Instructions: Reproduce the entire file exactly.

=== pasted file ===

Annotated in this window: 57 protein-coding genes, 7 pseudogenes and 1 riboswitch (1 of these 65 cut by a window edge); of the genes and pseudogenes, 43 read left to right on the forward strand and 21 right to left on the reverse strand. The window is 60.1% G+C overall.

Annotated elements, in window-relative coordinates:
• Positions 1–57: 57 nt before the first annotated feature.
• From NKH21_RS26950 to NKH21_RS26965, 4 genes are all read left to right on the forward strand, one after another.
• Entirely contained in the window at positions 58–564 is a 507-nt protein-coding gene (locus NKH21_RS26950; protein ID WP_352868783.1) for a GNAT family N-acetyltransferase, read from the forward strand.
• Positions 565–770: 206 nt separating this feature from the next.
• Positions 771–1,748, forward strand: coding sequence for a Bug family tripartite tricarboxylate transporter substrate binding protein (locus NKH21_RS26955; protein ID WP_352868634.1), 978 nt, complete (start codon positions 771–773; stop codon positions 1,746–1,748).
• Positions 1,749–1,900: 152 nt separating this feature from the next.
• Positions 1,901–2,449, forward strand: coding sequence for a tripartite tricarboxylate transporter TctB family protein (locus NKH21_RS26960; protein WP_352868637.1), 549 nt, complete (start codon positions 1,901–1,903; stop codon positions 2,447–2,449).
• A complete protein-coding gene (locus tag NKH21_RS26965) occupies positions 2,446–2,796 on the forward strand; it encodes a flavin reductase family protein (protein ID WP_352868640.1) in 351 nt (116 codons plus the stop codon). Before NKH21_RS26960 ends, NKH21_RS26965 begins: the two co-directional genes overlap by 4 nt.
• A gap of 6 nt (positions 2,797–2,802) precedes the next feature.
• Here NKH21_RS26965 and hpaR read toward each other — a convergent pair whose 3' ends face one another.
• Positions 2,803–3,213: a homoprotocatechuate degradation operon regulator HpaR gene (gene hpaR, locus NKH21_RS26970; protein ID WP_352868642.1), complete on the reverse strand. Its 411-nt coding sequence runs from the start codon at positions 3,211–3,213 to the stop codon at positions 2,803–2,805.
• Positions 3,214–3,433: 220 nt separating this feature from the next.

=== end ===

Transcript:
Annotated in this window: 57 protein-coding genes, 7 pseudogenes and 1 riboswitch (1 of these 65 cut by a window edge); of the genes and pseudogenes, 43 read left to right on the forward strand and 21 right to left on the reverse strand. The window is 60.1% G+C overall.

Annotated elements, in window-relative coordinates:
• Positions 1–57: 57 nt before the first annotated feature.
• From NKH21_RS26950 to NKH21_RS26965, 4 genes are all read left to right on the forward strand, one after another.
• Entirely contained in the window at positions 58–564 is a 507-nt protein-coding gene (locus NKH21_RS26950; protein ID WP_352868783.1) for a GNAT family N-acetyltransferase, read from the forward strand.
• Positions 565–770: 206 nt separating this feature from the next.
• Positions 771–1,748, forward strand: coding sequence for a Bug family tripartite tricarboxylate transporter substrate binding protein (locus NKH21_RS26955; protein ID WP_352868634.1), 978 nt, complete (start codon positions 771–773; stop codon positions 1,746–1,748).
• Positions 1,749–1,900: 152 nt separating this feature from the next.
• Positions 1,901–2,449, forward strand: coding sequence for a tripartite tricarboxylate transporter TctB family protein (locus NKH21_RS26960; protein WP_352868637.1), 549 nt, complete (start codon positions 1,901–1,903; stop codon positions 2,447–2,449).
• A complete protein-coding gene (locus tag NKH21_RS26965) occupies positions 2,446–2,796 on the forward strand; it encodes a flavin reductase family protein (protein ID WP_352868640.1) in 351 nt (116 codons plus the stop codon). Before NKH21_RS26960 ends, NKH21_RS26965 begins: the two co-directional genes overlap by 4 nt.
• A gap of 6 nt (positions 2,797–2,802) precedes the next feature.
• Here NKH21_RS26965 and hpaR read toward each other — a convergent pair whose 3' ends face one another.
• Positions 2,803–3,213: a homoprotocatechuate degradation operon regulator HpaR gene (gene hpaR, locus NKH21_RS26970; protein ID WP_352868642.1), complete on the reverse strand. Its 411-nt coding sequence runs from the start codon at positions 3,211–3,213 to the stop codon at positions 2,803–2,805.
• Positions 3,214–3,433: 220 nt separating this feature from the next.